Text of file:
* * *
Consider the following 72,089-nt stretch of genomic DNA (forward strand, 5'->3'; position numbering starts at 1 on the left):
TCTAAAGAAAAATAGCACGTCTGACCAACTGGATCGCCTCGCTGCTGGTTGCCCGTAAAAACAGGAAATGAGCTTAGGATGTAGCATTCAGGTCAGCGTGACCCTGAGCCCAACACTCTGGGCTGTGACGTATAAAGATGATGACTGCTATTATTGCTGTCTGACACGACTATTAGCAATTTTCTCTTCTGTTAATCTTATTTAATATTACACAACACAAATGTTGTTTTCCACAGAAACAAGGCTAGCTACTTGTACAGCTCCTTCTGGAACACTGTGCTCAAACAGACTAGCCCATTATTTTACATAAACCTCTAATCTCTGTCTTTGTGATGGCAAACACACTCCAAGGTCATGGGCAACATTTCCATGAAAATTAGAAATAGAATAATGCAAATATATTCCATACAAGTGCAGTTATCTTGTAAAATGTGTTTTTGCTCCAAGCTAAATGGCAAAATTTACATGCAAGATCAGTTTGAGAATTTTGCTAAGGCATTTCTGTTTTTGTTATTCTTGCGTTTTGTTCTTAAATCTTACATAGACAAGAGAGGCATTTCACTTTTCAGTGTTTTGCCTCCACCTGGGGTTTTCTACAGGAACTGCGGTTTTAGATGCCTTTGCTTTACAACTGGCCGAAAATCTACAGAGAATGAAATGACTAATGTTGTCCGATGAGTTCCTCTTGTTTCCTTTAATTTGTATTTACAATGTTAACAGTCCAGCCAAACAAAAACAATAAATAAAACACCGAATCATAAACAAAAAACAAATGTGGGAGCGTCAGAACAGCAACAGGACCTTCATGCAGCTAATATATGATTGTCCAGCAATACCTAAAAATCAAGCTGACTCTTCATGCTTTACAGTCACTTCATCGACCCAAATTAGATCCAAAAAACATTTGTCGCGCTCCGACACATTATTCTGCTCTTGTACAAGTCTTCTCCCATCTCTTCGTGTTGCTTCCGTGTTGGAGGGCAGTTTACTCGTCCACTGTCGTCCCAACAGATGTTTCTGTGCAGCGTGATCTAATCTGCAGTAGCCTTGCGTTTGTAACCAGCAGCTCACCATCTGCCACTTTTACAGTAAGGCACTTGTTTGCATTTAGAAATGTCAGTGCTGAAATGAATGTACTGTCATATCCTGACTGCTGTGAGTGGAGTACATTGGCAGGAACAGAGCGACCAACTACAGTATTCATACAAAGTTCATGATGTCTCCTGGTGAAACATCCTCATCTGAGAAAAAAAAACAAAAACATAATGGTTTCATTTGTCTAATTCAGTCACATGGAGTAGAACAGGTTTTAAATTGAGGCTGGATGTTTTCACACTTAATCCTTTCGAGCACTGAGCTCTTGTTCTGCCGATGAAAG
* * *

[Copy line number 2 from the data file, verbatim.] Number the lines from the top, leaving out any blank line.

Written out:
TCTAAAGAAAAATAGCACGTCTGACCAACTGGATCGCCTCGCTGCTGGTTGCCCGTAAAAACAGGAAATGAGCTTAGGATGTAGCATTCAGGTCAGCGTGACCCTGAGCCCAACACTCTGGGCTGTGACGTATAAAGATGATGACTGCTATTATTGCTGTCTGACACGACTATTAGCAATTTTCTCTTCTGTTAATCTTATTTAATATTACACAACACAAATGTTGTTTTCCACAGAAACAAGGCTAGCTACTTGTACAGCTCCTTCTGGAACACTGTGCTCAAACAGACTAGCCCATTATTTTACATAAACCTCTAATCTCTGTCTTTGTGATGGCAAACACACTCCAAGGTCATGGGCAACATTTCCATGAAAATTAGAAATAGAATAATGCAAATATATTCCATACAAGTGCAGTTATCTTGTAAAATGTGTTTTTGCTCCAAGCTAAATGGCAAAATTTACATGCAAGATCAGTTTGAGAATTTTGCTAAGGCATTTCTGTTTTTGTTATTCTTGCGTTTTGTTCTTAAATCTTACATAGACAAGAGAGGCATTTCACTTTTCAGTGTTTTGCCTCCACCTGGGGTTTTCTACAGGAACTGCGGTTTTAGATGCCTTTGCTTTACAACTGGCCGAAAATCTACAGAGAATGAAATGACTAATGTTGTCCGATGAGTTCCTCTTGTTTCCTTTAATTTGTATTTACAATGTTAACAGTCCAGCCAAACAAAAACAATAAATAAAACACCGAATCATAAACAAAAAACAAATGTGGGAGCGTCAGAACAGCAACAGGACCTTCATGCAGCTAATATATGATTGTCCAGCAATACCTAAAAATCAAGCTGACTCTTCATGCTTTACAGTCACTTCATCGACCCAAATTAGATCCAAAAAACATTTGTCGCGCTCCGACACATTATTCTGCTCTTGTACAAGTCTTCTCCCATCTCTTCGTGTTGCTTCCGTGTTGGAGGGCAGTTTACTCGTCCACTGTCGTCCCAACAGATGTTTCTGTGCAGCGTGATCTAATCTGCAGTAGCCTTGCGTTTGTAACCAGCAGCTCACCATCTGCCACTTTTACAGTAAGGCACTTGTTTGCATTTAGAAATGTCAGTGCTGAAATGAATGTACTGTCATATCCTGACTGCTGTGAGTGGAGTACATTGGCAGGAACAGAGCGACCAACTACAGTATTCATACAAAGTTCATGATGTCTCCTGGTGAAACATCCTCATCTGAGAAAAAAAAACAAAAACATAATGGTTTCATTTGTCTAATTCAGTCACATGGAGTAGAACAGGTTTTAAATTGAGGCTGGATGTTTTCACACTTAATCCTTTCGAGCACTGAGCTCTTGTTCTGCCGATGAAAG